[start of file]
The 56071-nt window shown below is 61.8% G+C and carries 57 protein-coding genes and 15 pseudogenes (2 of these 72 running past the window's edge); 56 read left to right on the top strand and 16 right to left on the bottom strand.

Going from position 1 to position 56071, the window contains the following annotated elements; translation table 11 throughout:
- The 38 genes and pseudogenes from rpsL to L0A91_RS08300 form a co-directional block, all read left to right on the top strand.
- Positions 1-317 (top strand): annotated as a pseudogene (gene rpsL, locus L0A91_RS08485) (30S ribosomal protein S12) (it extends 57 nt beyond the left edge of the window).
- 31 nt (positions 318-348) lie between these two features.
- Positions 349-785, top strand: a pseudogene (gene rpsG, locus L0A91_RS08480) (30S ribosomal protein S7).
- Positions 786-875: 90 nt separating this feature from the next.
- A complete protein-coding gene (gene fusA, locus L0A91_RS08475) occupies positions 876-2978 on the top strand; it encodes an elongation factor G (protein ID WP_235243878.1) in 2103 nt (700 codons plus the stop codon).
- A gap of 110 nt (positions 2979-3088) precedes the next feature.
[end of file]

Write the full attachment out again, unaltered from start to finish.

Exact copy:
The 56071-nt window shown below is 61.8% G+C and carries 57 protein-coding genes and 15 pseudogenes (2 of these 72 running past the window's edge); 56 read left to right on the top strand and 16 right to left on the bottom strand.

Going from position 1 to position 56071, the window contains the following annotated elements; translation table 11 throughout:
- The 38 genes and pseudogenes from rpsL to L0A91_RS08300 form a co-directional block, all read left to right on the top strand.
- Positions 1-317 (top strand): annotated as a pseudogene (gene rpsL, locus L0A91_RS08485) (30S ribosomal protein S12) (it extends 57 nt beyond the left edge of the window).
- 31 nt (positions 318-348) lie between these two features.
- Positions 349-785, top strand: a pseudogene (gene rpsG, locus L0A91_RS08480) (30S ribosomal protein S7).
- Positions 786-875: 90 nt separating this feature from the next.
- A complete protein-coding gene (gene fusA, locus L0A91_RS08475) occupies positions 876-2978 on the top strand; it encodes an elongation factor G (protein ID WP_235243878.1) in 2103 nt (700 codons plus the stop codon).
- A gap of 110 nt (positions 2979-3088) precedes the next feature.